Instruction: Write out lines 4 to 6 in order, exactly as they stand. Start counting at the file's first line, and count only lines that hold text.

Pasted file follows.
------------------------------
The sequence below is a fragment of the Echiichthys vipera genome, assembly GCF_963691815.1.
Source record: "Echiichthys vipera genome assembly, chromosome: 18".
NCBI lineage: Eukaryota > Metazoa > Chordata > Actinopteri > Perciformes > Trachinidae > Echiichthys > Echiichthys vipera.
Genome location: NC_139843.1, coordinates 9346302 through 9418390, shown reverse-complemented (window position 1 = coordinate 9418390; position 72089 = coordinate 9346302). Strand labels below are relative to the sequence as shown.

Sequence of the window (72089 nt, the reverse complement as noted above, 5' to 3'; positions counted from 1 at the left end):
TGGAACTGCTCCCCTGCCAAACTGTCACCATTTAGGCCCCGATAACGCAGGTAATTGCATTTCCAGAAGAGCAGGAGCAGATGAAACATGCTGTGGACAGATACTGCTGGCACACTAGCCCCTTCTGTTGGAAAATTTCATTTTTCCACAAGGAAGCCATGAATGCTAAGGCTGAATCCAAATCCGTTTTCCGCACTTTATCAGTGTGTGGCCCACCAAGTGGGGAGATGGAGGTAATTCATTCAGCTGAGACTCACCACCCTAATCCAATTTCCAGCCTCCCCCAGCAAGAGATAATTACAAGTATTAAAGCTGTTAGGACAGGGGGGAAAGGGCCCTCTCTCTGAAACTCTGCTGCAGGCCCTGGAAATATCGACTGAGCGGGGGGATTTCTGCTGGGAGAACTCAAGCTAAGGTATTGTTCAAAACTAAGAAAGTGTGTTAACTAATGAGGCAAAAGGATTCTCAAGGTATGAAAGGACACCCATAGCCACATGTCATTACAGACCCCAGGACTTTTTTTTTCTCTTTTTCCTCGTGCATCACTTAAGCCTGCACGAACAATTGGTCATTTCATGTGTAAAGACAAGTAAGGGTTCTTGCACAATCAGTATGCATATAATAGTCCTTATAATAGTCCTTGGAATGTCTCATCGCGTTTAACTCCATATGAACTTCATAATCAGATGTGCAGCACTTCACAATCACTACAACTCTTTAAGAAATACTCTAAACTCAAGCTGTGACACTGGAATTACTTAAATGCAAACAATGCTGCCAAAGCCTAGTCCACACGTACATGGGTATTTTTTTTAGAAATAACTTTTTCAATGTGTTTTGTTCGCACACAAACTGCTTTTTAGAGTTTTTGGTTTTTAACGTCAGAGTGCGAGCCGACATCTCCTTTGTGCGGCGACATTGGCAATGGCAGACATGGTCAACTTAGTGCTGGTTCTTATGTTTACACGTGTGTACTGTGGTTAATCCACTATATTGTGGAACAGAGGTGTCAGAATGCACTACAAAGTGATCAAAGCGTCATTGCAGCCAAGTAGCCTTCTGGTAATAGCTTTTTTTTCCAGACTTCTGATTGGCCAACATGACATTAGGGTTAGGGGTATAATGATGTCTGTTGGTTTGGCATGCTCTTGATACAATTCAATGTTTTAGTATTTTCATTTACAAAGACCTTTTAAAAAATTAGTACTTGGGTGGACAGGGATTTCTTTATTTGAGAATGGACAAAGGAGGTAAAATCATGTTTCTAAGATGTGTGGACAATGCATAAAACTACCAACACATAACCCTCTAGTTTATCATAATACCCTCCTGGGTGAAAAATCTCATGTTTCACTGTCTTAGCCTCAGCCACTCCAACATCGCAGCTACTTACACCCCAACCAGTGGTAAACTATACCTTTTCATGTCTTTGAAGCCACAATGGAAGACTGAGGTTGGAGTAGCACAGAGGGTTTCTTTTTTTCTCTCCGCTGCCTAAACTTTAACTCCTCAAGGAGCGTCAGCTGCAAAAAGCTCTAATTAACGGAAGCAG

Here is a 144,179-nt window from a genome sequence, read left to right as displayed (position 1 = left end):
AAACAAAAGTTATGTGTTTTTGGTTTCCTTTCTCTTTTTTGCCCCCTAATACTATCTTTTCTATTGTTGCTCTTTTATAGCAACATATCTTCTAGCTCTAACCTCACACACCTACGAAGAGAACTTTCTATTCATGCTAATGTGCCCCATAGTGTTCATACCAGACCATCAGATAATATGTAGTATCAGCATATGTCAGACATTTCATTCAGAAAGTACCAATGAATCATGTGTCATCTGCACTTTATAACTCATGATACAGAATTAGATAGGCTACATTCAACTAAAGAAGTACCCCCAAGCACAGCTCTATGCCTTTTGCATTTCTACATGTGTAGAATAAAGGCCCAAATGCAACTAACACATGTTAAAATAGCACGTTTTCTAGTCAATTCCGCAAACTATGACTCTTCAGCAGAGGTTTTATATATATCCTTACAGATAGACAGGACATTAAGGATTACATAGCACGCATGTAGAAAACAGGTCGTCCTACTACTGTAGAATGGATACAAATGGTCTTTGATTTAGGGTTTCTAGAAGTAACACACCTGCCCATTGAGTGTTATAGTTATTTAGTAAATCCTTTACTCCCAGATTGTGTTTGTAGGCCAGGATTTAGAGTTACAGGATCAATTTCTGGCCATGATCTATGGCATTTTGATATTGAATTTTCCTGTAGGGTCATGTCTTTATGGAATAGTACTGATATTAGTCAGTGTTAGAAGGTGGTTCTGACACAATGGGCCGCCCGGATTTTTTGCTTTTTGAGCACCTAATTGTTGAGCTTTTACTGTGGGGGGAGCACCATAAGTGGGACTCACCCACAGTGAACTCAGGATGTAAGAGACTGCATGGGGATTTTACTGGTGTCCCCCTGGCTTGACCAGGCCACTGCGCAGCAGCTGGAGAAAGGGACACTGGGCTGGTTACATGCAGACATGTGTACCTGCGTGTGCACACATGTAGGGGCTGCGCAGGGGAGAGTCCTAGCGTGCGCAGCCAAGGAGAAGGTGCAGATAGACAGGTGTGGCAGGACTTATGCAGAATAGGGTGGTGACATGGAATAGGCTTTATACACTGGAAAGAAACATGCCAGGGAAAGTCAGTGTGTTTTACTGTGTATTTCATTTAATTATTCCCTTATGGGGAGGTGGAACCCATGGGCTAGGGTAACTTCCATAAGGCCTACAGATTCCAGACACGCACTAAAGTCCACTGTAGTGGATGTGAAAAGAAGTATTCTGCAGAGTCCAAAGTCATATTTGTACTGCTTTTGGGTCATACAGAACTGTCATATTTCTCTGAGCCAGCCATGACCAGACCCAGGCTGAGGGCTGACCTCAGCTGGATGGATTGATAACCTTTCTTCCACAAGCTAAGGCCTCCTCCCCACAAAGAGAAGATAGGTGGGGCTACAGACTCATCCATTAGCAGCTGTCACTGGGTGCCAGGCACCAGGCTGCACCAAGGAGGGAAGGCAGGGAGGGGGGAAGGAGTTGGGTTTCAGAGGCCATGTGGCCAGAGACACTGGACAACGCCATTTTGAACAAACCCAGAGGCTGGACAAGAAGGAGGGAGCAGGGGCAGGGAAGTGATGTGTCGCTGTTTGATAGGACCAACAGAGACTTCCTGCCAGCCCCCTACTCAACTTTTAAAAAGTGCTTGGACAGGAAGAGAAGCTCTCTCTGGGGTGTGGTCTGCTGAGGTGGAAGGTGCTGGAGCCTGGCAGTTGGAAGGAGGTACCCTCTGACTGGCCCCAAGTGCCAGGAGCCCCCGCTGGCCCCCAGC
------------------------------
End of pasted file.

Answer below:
Genome location: NC_139843.1, coordinates 9346302 through 9418390, shown reverse-complemented (window position 1 = coordinate 9418390; position 72089 = coordinate 9346302). Strand labels below are relative to the sequence as shown.

Sequence of the window (72089 nt, the reverse complement as noted above, 5' to 3'; positions counted from 1 at the left end):
TGGAACTGCTCCCCTGCCAAACTGTCACCATTTAGGCCCCGATAACGCAGGTAATTGCATTTCCAGAAGAGCAGGAGCAGATGAAACATGCTGTGGACAGATACTGCTGGCACACTAGCCCCTTCTGTTGGAAAATTTCATTTTTCCACAAGGAAGCCATGAATGCTAAGGCTGAATCCAAATCCGTTTTCCGCACTTTATCAGTGTGTGGCCCACCAAGTGGGGAGATGGAGGTAATTCATTCAGCTGAGACTCACCACCCTAATCCAATTTCCAGCCTCCCCCAGCAAGAGATAATTACAAGTATTAAAGCTGTTAGGACAGGGGGGAAAGGGCCCTCTCTCTGAAACTCTGCTGCAGGCCCTGGAAATATCGACTGAGCGGGGGGATTTCTGCTGGGAGAACTCAAGCTAAGGTATTGTTCAAAACTAAGAAAGTGTGTTAACTAATGAGGCAAAAGGATTCTCAAGGTATGAAAGGACACCCATAGCCACATGTCATTACAGACCCCAGGACTTTTTTTTTCTCTTTTTCCTCGTGCATCACTTAAGCCTGCACGAACAATTGGTCATTTCATGTGTAAAGACAAGTAAGGGTTCTTGCACAATCAGTATGCATATAATAGTCCTTATAATAGTCCTTGGAATGTCTCATCGCGTTTAACTCCATATGAACTTCATAATCAGATGTGCAGCACTTCACAATCACTACAACTCTTTAAGAAATACTCTAAACTCAAGCTGTGACACTGGAATTACTTAAATGCAAACAATGCTGCCAAAGCCTAGTCCACACGTACATGGGTATTTTTTTTAGAAATAACTTTTTCAATGTGTTTTGTTCGCACACAAACTGCTTTTTAGAGTTTTTGGTTTTTAACGTCAGAGTGCGAGCCGACATCTCCTTTGTGCGGCGACATTGGCAATGGCAGACATGGTCAACTTAGTGCTGGTTCTTATGTTTACACGTGTGTACTGTGGTTAATCCACTATATTGTGGAACAGAGGTGTCAGAATGCACTACAAAGTGATCAAAGCGTCATTGCAGCCAAGTAGCCTTCTGGTAATAGCTTTTTTTTCCAGACTTCTGATTGGCCAACATGACATTAGGGTTAGGGGTATAATGATGTCTGTTGGTTTGGCATGCTCTTGATACAATTCAATGTTTTAGTATTTTCATTTACAAAGACCTTTTAAAAAATTAGTACTTGGGTGGACAGGGATTTCTTTATTTGAGAATGGACAAAGGAGGTAAAATCATGTTTCTAAGATGTGTGGACAATGCATAAAACTACCAACACATAACCCTCTAGTTTATCATAATACCCTCCTGGGTGAAAAATCTCATGTTTCACTGTCTTAGCCTCAGCCACTCCAACATCGCAGCTACTTACACCCCAACCAGTGGTAAACTATACCTTTTCATGTCTTTGAAGCCACAATGGAAGACTGAGGTTGGAGTAGCACAGAGGGTTTCTTTTTTTCTCTCCGCTGCCTAAACTTTAACTCCTCAAGGAGCGTCAGCTGCAAAAAGCTCTAATTAACGGAAGCAG